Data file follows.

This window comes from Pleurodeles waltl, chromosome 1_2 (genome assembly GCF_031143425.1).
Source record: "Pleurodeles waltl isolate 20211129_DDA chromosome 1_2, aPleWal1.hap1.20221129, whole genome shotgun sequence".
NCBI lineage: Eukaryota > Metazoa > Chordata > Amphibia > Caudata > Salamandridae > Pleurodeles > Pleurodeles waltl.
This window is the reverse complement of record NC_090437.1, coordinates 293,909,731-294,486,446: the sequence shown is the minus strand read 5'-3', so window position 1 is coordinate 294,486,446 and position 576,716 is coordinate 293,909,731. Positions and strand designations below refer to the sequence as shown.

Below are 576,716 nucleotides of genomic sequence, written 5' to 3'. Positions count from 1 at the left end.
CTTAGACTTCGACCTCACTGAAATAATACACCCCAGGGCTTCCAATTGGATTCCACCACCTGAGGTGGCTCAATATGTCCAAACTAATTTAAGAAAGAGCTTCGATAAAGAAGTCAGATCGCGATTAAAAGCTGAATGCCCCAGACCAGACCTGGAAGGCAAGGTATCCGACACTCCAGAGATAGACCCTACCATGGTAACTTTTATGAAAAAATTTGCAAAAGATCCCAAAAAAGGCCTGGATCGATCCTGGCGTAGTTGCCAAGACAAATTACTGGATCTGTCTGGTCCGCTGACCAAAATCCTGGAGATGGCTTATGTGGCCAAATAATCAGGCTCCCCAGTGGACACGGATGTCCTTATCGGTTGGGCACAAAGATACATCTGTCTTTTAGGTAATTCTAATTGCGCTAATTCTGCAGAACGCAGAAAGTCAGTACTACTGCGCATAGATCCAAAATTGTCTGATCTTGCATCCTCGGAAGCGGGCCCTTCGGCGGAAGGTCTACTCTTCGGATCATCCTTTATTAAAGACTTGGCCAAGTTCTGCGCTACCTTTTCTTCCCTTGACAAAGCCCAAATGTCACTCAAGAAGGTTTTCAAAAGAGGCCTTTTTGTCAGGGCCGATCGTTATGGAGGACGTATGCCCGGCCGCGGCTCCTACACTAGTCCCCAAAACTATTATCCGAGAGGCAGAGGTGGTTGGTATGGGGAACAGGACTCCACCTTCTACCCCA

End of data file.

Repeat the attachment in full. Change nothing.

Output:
This window comes from Pleurodeles waltl, chromosome 1_2 (genome assembly GCF_031143425.1).
Source record: "Pleurodeles waltl isolate 20211129_DDA chromosome 1_2, aPleWal1.hap1.20221129, whole genome shotgun sequence".
NCBI lineage: Eukaryota > Metazoa > Chordata > Amphibia > Caudata > Salamandridae > Pleurodeles > Pleurodeles waltl.
This window is the reverse complement of record NC_090437.1, coordinates 293,909,731-294,486,446: the sequence shown is the minus strand read 5'-3', so window position 1 is coordinate 294,486,446 and position 576,716 is coordinate 293,909,731. Positions and strand designations below refer to the sequence as shown.

Below are 576,716 nucleotides of genomic sequence, written 5' to 3'. Positions count from 1 at the left end.
CTTAGACTTCGACCTCACTGAAATAATACACCCCAGGGCTTCCAATTGGATTCCACCACCTGAGGTGGCTCAATATGTCCAAACTAATTTAAGAAAGAGCTTCGATAAAGAAGTCAGATCGCGATTAAAAGCTGAATGCCCCAGACCAGACCTGGAAGGCAAGGTATCCGACACTCCAGAGATAGACCCTACCATGGTAACTTTTATGAAAAAATTTGCAAAAGATCCCAAAAAAGGCCTGGATCGATCCTGGCGTAGTTGCCAAGACAAATTACTGGATCTGTCTGGTCCGCTGACCAAAATCCTGGAGATGGCTTATGTGGCCAAATAATCAGGCTCCCCAGTGGACACGGATGTCCTTATCGGTTGGGCACAAAGATACATCTGTCTTTTAGGTAATTCTAATTGCGCTAATTCTGCAGAACGCAGAAAGTCAGTACTACTGCGCATAGATCCAAAATTGTCTGATCTTGCATCCTCGGAAGCGGGCCCTTCGGCGGAAGGTCTACTCTTCGGATCATCCTTTATTAAAGACTTGGCCAAGTTCTGCGCTACCTTTTCTTCCCTTGACAAAGCCCAAATGTCACTCAAGAAGGTTTTCAAAAGAGGCCTTTTTGTCAGGGCCGATCGTTATGGAGGACGTATGCCCGGCCGCGGCTCCTACACTAGTCCCCAAAACTATTATCCGAGAGGCAGAGGTGGTTGGTATGGGGAACAGGACTCCACCTTCTACCCCA